Grace, the enticement of the world often seems innocuous and even desirable. James reminds us that this is a lie. Anything that presents itself as above, even with, or even within 100 billion miles of God in its ability to satisfy and bless is a lie from hell. James repeatedly pleads with us to remember this that we might not be duped. Take this with you, Grace.
  10. God is in charge (4:13-17). Another key theme in James is the fact that God is God. That is, He is always actively governing the universe. Because He governs in fairly predictable ways, there is discernible order, science works. and making plans is often wise. But rightly living in a world governed by God means not merely functioning based on patterns we discover in God’s governance. It also means trusting in God, not the rhythms He’s created. James leaves no room for functional deism or practical atheism. “You do not know what tomorrow will bring” … therefore, “you ought to say, ‘if the Lord wills, we will…do this or that…” (4:14-15). Everything else is boasting, arrogance, and evil (4:16).

    Let’s take this with us as well. Let’s resist the ever-present temptation to trust in God’s ordering rather than the God who orders. James gives us great help in this.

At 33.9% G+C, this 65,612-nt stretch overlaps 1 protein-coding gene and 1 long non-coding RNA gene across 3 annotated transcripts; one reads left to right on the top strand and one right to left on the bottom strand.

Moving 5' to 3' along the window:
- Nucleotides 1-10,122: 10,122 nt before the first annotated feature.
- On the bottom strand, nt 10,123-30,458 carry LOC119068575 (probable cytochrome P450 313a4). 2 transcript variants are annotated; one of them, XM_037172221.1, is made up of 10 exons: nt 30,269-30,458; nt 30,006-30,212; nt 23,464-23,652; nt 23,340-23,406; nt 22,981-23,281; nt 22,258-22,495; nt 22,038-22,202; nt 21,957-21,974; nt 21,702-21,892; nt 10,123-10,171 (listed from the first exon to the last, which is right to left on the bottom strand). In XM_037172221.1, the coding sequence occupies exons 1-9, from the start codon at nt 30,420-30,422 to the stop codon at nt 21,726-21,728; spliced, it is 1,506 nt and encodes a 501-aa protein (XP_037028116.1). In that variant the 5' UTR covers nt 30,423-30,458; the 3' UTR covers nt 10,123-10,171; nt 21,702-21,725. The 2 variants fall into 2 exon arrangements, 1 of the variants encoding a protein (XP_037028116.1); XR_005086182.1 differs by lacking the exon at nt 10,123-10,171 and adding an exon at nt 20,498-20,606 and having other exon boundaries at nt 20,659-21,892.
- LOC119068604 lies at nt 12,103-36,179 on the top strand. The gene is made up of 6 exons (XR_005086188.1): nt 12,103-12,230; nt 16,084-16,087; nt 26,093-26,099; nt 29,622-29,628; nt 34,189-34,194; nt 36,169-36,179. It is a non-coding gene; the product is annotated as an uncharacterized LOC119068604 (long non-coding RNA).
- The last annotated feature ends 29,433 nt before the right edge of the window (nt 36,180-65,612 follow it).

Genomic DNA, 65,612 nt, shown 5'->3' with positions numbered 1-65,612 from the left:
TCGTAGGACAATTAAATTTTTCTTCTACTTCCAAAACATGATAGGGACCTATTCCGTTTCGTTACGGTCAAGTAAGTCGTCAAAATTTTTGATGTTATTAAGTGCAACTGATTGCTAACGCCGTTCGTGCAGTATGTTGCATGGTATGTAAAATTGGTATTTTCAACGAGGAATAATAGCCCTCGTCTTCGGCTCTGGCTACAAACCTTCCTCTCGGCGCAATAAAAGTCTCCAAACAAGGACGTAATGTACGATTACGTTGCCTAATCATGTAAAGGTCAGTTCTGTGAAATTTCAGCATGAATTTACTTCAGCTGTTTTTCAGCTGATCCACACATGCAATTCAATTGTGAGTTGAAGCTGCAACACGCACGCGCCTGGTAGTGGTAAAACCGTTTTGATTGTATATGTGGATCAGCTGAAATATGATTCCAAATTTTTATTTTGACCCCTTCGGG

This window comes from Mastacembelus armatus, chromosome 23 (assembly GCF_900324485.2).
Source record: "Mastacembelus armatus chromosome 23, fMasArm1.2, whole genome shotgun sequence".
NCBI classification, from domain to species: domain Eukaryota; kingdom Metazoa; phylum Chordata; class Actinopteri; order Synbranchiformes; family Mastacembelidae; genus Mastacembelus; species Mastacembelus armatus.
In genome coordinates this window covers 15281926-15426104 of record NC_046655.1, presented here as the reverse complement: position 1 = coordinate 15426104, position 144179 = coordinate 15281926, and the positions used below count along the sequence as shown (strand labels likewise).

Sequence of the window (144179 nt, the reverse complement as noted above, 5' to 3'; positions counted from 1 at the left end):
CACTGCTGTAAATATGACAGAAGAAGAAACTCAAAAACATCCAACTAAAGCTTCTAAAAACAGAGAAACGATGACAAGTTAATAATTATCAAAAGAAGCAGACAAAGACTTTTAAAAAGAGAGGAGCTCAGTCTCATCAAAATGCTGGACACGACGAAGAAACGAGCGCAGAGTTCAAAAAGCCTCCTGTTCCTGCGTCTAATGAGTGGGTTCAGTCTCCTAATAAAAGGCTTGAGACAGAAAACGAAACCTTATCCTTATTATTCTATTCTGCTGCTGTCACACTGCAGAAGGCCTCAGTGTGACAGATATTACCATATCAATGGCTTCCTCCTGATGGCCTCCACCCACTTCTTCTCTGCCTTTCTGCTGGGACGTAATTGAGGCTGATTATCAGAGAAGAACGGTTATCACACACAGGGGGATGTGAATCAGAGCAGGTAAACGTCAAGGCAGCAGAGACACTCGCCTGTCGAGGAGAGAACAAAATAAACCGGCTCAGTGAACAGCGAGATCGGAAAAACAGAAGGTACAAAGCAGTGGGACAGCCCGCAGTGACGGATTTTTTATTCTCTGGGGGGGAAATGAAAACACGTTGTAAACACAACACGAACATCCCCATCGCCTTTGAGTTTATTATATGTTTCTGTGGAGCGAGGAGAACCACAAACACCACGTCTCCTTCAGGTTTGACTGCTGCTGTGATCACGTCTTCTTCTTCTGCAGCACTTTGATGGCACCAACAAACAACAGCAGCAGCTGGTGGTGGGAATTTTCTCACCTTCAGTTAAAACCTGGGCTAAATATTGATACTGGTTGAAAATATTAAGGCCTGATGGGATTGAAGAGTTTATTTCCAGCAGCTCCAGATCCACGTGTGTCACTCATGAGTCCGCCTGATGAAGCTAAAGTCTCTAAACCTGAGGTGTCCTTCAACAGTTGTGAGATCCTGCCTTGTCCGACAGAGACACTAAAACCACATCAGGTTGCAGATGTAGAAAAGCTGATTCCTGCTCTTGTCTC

11. Christian love looks different than worldly love. In the eyes of most, love means making a big deal out of me. Similarly, when we say we love someone, what we usually mean is that we like the way they make us feel. The point is that the normal, non-Christian idea of love is self-centered and selfish. The kind of love God has for the world and the kind He calls us to is different. Its aim is always for the greatest good of another. This begs the question, of course, of what is the greatest good for others. In the highest sense, the answer is always the same: it’s God. God is the greatest thing for all things. Therefore, love in its fullest sense always points people to God through Jesus Christ. But love also, always takes specific forms as well. One specific form named by James is, counterintuitively (as we saw last week), addressing sin in one another. The basic argument is this: if God is what we need most, and sin is by definition opposed to God, calling people to turn from sin and to God is at the very heart of true love.